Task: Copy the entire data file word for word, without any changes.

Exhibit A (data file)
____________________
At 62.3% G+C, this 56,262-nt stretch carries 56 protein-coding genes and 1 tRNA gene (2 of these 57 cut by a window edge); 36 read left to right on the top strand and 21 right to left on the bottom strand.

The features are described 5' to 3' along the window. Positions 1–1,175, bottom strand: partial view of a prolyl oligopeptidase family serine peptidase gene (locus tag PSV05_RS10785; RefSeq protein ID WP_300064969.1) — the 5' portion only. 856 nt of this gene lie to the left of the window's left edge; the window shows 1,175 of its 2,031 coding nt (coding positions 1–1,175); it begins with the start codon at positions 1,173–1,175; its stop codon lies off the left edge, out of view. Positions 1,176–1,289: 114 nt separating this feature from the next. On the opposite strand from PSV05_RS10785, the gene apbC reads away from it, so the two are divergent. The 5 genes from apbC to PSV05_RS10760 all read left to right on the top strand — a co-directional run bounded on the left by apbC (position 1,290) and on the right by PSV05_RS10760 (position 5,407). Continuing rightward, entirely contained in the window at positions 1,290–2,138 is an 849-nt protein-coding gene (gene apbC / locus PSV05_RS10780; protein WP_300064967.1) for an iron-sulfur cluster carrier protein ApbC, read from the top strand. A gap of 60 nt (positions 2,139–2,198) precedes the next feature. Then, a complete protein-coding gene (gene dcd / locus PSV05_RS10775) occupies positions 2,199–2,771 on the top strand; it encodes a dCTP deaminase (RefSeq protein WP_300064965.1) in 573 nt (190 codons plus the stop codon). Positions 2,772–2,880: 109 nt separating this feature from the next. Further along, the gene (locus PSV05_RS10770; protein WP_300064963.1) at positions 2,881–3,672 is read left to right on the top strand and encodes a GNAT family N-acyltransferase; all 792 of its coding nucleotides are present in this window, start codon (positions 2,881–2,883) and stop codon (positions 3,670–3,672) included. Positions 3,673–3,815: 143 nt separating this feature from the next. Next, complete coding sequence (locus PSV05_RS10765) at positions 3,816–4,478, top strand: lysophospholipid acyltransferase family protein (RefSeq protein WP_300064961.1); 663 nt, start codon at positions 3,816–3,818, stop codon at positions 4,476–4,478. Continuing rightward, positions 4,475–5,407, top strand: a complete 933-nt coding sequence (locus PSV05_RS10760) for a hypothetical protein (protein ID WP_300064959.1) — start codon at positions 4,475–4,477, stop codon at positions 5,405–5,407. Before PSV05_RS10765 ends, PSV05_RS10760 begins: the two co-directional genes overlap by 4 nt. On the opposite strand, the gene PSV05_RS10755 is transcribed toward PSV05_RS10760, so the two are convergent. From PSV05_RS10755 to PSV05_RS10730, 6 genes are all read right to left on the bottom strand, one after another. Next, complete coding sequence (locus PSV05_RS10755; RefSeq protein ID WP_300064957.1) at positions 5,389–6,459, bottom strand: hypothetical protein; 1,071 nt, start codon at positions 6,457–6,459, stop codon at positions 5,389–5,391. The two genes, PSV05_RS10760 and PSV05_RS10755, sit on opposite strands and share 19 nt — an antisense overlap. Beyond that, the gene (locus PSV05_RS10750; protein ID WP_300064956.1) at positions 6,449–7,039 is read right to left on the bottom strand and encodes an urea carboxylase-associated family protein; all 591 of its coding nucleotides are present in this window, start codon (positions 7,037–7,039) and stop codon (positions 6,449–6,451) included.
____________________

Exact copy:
At 62.3% G+C, this 56,262-nt stretch carries 56 protein-coding genes and 1 tRNA gene (2 of these 57 cut by a window edge); 36 read left to right on the top strand and 21 right to left on the bottom strand.

The features are described 5' to 3' along the window. Positions 1–1,175, bottom strand: partial view of a prolyl oligopeptidase family serine peptidase gene (locus tag PSV05_RS10785; RefSeq protein ID WP_300064969.1) — the 5' portion only. 856 nt of this gene lie to the left of the window's left edge; the window shows 1,175 of its 2,031 coding nt (coding positions 1–1,175); it begins with the start codon at positions 1,173–1,175; its stop codon lies off the left edge, out of view. Positions 1,176–1,289: 114 nt separating this feature from the next. On the opposite strand from PSV05_RS10785, the gene apbC reads away from it, so the two are divergent. The 5 genes from apbC to PSV05_RS10760 all read left to right on the top strand — a co-directional run bounded on the left by apbC (position 1,290) and on the right by PSV05_RS10760 (position 5,407). Continuing rightward, entirely contained in the window at positions 1,290–2,138 is an 849-nt protein-coding gene (gene apbC / locus PSV05_RS10780; protein WP_300064967.1) for an iron-sulfur cluster carrier protein ApbC, read from the top strand. A gap of 60 nt (positions 2,139–2,198) precedes the next feature. Then, a complete protein-coding gene (gene dcd / locus PSV05_RS10775) occupies positions 2,199–2,771 on the top strand; it encodes a dCTP deaminase (RefSeq protein WP_300064965.1) in 573 nt (190 codons plus the stop codon). Positions 2,772–2,880: 109 nt separating this feature from the next. Further along, the gene (locus PSV05_RS10770; protein WP_300064963.1) at positions 2,881–3,672 is read left to right on the top strand and encodes a GNAT family N-acyltransferase; all 792 of its coding nucleotides are present in this window, start codon (positions 2,881–2,883) and stop codon (positions 3,670–3,672) included. Positions 3,673–3,815: 143 nt separating this feature from the next. Next, complete coding sequence (locus PSV05_RS10765) at positions 3,816–4,478, top strand: lysophospholipid acyltransferase family protein (RefSeq protein WP_300064961.1); 663 nt, start codon at positions 3,816–3,818, stop codon at positions 4,476–4,478. Continuing rightward, positions 4,475–5,407, top strand: a complete 933-nt coding sequence (locus PSV05_RS10760) for a hypothetical protein (protein ID WP_300064959.1) — start codon at positions 4,475–4,477, stop codon at positions 5,405–5,407. Before PSV05_RS10765 ends, PSV05_RS10760 begins: the two co-directional genes overlap by 4 nt. On the opposite strand, the gene PSV05_RS10755 is transcribed toward PSV05_RS10760, so the two are convergent. From PSV05_RS10755 to PSV05_RS10730, 6 genes are all read right to left on the bottom strand, one after another. Next, complete coding sequence (locus PSV05_RS10755; RefSeq protein ID WP_300064957.1) at positions 5,389–6,459, bottom strand: hypothetical protein; 1,071 nt, start codon at positions 6,457–6,459, stop codon at positions 5,389–5,391. The two genes, PSV05_RS10760 and PSV05_RS10755, sit on opposite strands and share 19 nt — an antisense overlap. Beyond that, the gene (locus PSV05_RS10750; protein ID WP_300064956.1) at positions 6,449–7,039 is read right to left on the bottom strand and encodes an urea carboxylase-associated family protein; all 591 of its coding nucleotides are present in this window, start codon (positions 7,037–7,039) and stop codon (positions 6,449–6,451) included.